It was found in our study that exosomal miR-30d-5p from PMNs induced macrophage M1 polarization and primed macrophages pyroptosis by activating NF-kB signaling via targeting SOCS-1 and SIRT1. In addition, we discovered a previously unidentified role of PMN-Mϕ interaction in promoting inflammation in sepsis-related ALI.
In the early stage of sepsis, neutrophils are thought to be the primary innate immune cells that causing damage to host tissues . In addition to releasing important cytokines, chemokines, ROS and NETs, some studies suggested that PMN-derived exosomes were a new subcellular entity, working as a fundamental link between PMN-driven inflammation and tissue damage . TNF-α plays a central role in the pathogenesis of sepsis and is an early regulator of the immune response . Previous studies [33, 34] showed that TNF-α and IL-1β produced by macrophages activated neutrophils during sepsis, and high concentrations of TNF-α and IL-1β have been reported in BALF from ARDS patients. Therefore, in this study, we used TNF-α to activate PMNs from healthy mice and isolated exosomes from the supernatant.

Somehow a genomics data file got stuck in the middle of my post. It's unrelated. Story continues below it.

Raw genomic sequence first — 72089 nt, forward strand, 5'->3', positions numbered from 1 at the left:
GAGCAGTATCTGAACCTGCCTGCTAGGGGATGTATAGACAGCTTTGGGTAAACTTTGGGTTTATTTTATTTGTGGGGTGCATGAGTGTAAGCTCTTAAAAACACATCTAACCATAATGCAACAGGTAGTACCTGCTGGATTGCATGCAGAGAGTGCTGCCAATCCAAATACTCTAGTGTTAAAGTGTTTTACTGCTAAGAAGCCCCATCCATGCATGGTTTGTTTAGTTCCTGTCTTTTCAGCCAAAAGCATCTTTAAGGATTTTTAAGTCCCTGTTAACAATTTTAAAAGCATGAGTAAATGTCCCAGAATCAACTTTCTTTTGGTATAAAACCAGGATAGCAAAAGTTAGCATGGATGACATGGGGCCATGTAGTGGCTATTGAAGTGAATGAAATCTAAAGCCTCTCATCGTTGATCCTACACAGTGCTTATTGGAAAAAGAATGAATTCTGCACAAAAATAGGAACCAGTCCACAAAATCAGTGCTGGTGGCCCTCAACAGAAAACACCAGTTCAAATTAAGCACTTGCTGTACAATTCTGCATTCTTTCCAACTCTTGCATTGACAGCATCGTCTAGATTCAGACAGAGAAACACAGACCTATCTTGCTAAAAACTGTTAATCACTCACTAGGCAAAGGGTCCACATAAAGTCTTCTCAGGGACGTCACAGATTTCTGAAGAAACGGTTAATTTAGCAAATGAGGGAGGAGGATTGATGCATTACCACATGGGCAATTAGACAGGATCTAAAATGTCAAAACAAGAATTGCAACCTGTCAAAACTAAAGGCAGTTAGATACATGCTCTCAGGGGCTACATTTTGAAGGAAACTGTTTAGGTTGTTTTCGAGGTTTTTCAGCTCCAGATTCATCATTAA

Macrophages have been shown to be the recipient cells for exogenous exosomes and in direct contact with peripheral serum exosomes . A recent study showed that peripheral serum exosomes promoted M1 macrophage polarization and inflammation during sepsis-related ALI, but the study did not address the cellular origin of the circulating exosomes . Our results showed that exosomes isolated from the supernatant of PMNs stimulated with TNF-α promoted M1 macrophage activation both in vivo and in vitro. We also observed that TNF-Exo resulted in a significant lung inflammatory response, suggesting that exosomes released from TNF-α-activated PMNs are a kind of pro-inflammatory exosomes and play an important role in sepsis-related ALI.